Humanoids Among Us Week: Skinwalkers

Skinwalkers are beings of a spiritual nature within the Native American culture. A form of witchcraft supposedly makes the practitioner the ability to take on other animal's attributes.  There are many explanations for the capacity of a skinwalker, such as a witch being able to take something of a person's and curse them or looking into the skinwalker's eyes can cause sickness or death. In Navajo culture, the skinwalker can even take over a person's mind and control them. There are legends that if you realize a skinwalker is coming for you, the curse can go back on the person who ordered it, or if you go and knock at his door and confront him, telling him you know he's the skinwalker, he will die.

According to University of Nevada-Las Vegas anthropologist Dan Benyshek, who specializes in the study of Native Americans of the Southwest, "Skinwalkers are purely evil in intent. I'm no expert on it, but the general view is that skinwalkers do all sorts of terrible things---they make people sick, they commit murders. They are graverobbers and necrophiliacs. They are greedy and evil people who must kill a sibling or other relative to be initiated as a skinwalker. They supposedly can turn into were-animals and can travel in supernatural ways."

As curses and unnatural practices go, there's nothing spookier than a combination of a physical monster along with evil intent and the ability to curse; the trinity of worst scenarios. This is not just a Native American culture belief. The Norse have berserkers (take on an uncontrollable fury) and bear shirts (take on the power and prowess of a bear), who can take on animal form.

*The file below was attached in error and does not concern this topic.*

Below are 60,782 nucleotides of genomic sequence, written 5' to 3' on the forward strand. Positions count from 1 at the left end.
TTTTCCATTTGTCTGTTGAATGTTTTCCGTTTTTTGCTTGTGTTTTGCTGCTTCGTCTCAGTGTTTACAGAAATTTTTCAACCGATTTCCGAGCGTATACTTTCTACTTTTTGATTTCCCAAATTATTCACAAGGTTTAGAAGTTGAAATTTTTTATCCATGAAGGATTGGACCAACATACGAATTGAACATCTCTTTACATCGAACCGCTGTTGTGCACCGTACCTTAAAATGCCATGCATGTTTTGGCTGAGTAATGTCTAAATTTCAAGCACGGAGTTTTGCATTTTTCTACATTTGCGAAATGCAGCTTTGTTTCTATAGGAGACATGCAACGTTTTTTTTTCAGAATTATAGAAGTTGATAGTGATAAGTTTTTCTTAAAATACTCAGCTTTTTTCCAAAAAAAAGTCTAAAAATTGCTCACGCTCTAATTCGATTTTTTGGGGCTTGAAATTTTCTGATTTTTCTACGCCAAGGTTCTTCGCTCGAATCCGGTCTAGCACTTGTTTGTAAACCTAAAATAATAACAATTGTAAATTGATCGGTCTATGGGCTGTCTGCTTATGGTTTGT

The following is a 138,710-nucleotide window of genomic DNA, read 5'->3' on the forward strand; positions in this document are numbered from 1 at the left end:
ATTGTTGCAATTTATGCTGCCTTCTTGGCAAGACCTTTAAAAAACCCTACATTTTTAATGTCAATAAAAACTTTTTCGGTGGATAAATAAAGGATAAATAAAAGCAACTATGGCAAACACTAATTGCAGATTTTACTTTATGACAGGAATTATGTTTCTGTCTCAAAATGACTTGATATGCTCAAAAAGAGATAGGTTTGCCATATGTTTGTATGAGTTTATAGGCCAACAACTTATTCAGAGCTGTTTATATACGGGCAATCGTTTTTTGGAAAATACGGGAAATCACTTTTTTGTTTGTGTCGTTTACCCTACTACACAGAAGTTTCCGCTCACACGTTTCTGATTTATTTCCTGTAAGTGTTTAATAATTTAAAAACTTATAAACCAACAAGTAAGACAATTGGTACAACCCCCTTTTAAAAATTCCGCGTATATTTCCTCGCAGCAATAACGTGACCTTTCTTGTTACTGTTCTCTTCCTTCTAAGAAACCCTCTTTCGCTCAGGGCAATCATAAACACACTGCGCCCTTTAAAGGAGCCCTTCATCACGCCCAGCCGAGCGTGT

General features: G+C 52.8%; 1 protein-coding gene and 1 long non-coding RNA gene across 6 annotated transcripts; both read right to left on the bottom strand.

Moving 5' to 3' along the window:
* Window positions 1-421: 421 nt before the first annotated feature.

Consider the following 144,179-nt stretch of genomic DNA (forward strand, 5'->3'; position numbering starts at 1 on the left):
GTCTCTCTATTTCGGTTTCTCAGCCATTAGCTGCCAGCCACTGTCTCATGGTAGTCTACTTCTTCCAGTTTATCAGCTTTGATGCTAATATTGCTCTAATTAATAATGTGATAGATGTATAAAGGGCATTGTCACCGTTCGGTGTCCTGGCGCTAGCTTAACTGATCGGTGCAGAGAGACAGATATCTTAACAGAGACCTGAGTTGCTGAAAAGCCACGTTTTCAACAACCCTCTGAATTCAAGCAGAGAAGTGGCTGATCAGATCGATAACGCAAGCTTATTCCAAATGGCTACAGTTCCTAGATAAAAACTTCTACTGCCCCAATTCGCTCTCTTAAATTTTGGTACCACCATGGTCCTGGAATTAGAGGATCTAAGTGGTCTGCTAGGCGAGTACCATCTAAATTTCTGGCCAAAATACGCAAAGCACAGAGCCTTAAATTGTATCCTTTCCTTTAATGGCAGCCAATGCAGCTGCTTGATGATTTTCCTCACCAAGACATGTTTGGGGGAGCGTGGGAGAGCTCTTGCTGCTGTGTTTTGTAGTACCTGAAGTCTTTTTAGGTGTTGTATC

Perhaps the most popular form of skinwalker in our culture is the werewolf. The werewolf legend includes the ability to transform at will or under the influence of a curse, from human to bipedal wolf. It's origins began in the medieval times when wolves were a very real threat to the humans in villages. Eventually, witchcraft trials included accusations of a practitioner turning himself/herself into a wolf. Many were referred to as wolf charmers. 

There was a ranch in Northeast Utah called the "Skinwalker Ranch" that made for a very exciting and riveting book, "Hunt for the Skinwalker." This site had a lot of legends as a portal of sorts where skinwalker shape-shifting creatures, aliens, UFOs, poltergeist activity and even more occurred on that property. Whether there is any validity to the story's take on what happened there, it made for a most spine-tingling read.


  1. I wouldn't call the Werewolf a skinwalker, Sharon. They are related, though. Although one of the earliest ways of inducing a transformation into a werewolf was by means of a magical wolf pelt and herbal concoctions, it is by no means the only way. Like I said, the Skinwalker is the very closely related, but the two aren't the same. :P

    1. Absolutely, when I talk about a popular skinwalker in our culture (I mean in popular media nowadays - this is the form this concept takes).


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